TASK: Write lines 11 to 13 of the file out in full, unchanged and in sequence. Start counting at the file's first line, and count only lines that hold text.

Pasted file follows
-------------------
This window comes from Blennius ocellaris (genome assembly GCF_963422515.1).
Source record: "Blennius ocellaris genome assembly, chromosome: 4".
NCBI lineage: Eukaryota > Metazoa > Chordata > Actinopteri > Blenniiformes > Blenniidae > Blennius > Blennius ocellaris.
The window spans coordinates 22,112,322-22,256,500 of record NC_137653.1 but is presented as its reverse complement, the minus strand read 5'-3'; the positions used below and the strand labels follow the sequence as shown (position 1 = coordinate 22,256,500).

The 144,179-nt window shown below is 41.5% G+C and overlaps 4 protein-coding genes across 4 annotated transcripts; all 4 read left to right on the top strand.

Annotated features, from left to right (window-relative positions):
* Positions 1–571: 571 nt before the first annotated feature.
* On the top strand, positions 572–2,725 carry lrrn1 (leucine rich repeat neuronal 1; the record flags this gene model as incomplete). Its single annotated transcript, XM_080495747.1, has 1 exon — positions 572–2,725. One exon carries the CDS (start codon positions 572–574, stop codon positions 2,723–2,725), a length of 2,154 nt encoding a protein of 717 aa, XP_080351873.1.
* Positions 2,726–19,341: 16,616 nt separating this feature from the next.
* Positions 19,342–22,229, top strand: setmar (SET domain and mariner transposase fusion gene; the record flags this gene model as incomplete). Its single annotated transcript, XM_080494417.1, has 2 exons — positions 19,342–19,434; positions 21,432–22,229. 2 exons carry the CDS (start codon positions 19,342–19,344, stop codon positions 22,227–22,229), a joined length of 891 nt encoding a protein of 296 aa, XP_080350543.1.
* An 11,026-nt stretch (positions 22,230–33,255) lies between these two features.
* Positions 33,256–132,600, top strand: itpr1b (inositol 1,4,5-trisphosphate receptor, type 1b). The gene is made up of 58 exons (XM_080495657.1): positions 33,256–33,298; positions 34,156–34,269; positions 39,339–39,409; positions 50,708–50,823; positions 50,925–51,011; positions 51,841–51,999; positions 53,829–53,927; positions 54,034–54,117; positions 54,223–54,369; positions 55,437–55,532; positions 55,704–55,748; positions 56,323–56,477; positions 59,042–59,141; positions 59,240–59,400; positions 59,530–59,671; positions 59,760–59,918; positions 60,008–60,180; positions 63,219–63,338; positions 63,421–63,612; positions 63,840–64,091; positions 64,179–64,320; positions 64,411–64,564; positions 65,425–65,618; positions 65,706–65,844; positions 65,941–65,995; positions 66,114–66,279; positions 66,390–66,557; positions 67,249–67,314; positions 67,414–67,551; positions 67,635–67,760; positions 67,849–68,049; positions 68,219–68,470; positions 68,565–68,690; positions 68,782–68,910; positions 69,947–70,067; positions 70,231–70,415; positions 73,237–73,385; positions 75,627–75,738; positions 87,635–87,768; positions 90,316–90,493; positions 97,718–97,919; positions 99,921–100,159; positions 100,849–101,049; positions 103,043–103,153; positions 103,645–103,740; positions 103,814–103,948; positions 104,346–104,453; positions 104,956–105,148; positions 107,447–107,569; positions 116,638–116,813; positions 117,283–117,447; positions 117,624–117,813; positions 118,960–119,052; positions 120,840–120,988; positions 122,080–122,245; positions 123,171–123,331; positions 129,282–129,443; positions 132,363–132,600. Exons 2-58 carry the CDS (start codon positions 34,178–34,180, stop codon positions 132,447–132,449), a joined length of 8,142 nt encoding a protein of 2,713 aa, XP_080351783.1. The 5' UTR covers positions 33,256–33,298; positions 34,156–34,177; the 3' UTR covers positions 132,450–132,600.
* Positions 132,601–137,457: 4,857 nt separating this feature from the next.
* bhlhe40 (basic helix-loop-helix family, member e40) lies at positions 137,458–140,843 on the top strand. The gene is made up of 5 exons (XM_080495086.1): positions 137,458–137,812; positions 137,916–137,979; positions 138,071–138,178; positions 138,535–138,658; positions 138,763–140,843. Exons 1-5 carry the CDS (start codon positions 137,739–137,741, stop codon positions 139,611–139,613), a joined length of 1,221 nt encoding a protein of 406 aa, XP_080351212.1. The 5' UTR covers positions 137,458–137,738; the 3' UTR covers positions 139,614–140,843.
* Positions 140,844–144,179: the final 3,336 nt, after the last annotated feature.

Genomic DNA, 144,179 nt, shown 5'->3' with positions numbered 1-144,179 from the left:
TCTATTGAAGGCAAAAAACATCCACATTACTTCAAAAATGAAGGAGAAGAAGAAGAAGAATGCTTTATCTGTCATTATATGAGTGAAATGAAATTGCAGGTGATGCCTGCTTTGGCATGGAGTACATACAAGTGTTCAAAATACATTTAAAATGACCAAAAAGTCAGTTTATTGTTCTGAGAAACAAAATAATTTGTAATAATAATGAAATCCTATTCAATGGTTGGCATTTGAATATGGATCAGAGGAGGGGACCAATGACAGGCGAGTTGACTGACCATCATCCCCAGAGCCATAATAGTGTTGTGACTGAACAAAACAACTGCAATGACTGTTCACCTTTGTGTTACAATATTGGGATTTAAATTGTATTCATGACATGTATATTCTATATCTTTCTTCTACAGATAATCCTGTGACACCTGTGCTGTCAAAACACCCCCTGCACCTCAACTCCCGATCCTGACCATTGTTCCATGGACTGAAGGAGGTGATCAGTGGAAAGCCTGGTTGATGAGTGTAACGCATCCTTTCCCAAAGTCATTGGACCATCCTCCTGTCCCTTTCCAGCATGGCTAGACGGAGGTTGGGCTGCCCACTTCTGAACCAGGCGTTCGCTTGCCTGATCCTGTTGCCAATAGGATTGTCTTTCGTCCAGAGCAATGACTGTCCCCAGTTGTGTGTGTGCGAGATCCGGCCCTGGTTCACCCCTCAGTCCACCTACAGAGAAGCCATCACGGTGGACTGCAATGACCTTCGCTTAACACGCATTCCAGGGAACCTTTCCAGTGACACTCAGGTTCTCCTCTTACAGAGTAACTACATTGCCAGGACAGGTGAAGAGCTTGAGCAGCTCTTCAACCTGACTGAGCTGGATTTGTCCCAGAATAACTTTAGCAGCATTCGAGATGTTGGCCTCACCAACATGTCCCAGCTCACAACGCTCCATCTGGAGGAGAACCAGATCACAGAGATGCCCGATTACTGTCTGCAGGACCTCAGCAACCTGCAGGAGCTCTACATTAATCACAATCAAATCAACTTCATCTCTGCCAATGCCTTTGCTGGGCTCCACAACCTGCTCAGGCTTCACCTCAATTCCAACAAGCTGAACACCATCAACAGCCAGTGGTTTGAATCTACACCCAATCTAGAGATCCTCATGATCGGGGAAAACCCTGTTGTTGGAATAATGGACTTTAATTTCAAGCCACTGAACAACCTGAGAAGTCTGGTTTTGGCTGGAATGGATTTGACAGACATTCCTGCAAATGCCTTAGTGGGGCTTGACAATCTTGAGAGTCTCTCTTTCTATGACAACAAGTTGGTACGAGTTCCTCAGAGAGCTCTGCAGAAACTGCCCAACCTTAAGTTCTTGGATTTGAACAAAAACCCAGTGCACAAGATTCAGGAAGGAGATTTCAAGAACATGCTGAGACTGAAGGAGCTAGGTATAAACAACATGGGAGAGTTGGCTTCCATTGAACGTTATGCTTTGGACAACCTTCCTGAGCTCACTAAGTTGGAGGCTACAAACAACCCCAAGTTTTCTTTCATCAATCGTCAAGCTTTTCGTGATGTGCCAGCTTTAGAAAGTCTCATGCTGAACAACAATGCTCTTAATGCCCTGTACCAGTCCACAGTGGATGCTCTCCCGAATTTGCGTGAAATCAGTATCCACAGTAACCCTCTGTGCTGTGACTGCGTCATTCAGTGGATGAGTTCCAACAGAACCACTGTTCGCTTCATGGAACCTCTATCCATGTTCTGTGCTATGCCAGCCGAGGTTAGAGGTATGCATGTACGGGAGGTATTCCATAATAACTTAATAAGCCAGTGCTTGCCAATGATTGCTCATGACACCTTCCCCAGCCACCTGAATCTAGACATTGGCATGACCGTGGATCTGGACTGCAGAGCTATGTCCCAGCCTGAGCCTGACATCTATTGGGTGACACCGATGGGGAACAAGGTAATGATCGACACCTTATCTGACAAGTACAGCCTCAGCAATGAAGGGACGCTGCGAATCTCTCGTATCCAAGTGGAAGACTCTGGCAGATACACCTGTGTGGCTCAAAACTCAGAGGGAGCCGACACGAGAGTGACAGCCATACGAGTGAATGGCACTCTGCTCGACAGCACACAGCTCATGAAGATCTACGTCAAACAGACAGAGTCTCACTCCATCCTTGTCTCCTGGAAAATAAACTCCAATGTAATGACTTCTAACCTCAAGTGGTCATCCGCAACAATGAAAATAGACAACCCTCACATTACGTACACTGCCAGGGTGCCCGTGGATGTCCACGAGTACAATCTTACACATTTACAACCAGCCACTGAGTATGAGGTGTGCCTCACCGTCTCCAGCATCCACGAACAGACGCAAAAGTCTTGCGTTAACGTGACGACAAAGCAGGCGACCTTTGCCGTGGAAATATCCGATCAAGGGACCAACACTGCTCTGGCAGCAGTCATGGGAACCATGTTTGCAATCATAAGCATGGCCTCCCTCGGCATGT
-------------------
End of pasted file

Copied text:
* An 11,026-nt stretch (positions 22,230–33,255) lies between these two features.
* Positions 33,256–132,600, top strand: itpr1b (inositol 1,4,5-trisphosphate receptor, type 1b). The gene is made up of 58 exons (XM_080495657.1): positions 33,256–33,298; positions 34,156–34,269; positions 39,339–39,409; positions 50,708–50,823; positions 50,925–51,011; positions 51,841–51,999; positions 53,829–53,927; positions 54,034–54,117; positions 54,223–54,369; positions 55,437–55,532; positions 55,704–55,748; positions 56,323–56,477; positions 59,042–59,141; positions 59,240–59,400; positions 59,530–59,671; positions 59,760–59,918; positions 60,008–60,180; positions 63,219–63,338; positions 63,421–63,612; positions 63,840–64,091; positions 64,179–64,320; positions 64,411–64,564; positions 65,425–65,618; positions 65,706–65,844; positions 65,941–65,995; positions 66,114–66,279; positions 66,390–66,557; positions 67,249–67,314; positions 67,414–67,551; positions 67,635–67,760; positions 67,849–68,049; positions 68,219–68,470; positions 68,565–68,690; positions 68,782–68,910; positions 69,947–70,067; positions 70,231–70,415; positions 73,237–73,385; positions 75,627–75,738; positions 87,635–87,768; positions 90,316–90,493; positions 97,718–97,919; positions 99,921–100,159; positions 100,849–101,049; positions 103,043–103,153; positions 103,645–103,740; positions 103,814–103,948; positions 104,346–104,453; positions 104,956–105,148; positions 107,447–107,569; positions 116,638–116,813; positions 117,283–117,447; positions 117,624–117,813; positions 118,960–119,052; positions 120,840–120,988; positions 122,080–122,245; positions 123,171–123,331; positions 129,282–129,443; positions 132,363–132,600. Exons 2-58 carry the CDS (start codon positions 34,178–34,180, stop codon positions 132,447–132,449), a joined length of 8,142 nt encoding a protein of 2,713 aa, XP_080351783.1. The 5' UTR covers positions 33,256–33,298; positions 34,156–34,177; the 3' UTR covers positions 132,450–132,600.
* Positions 132,601–137,457: 4,857 nt separating this feature from the next.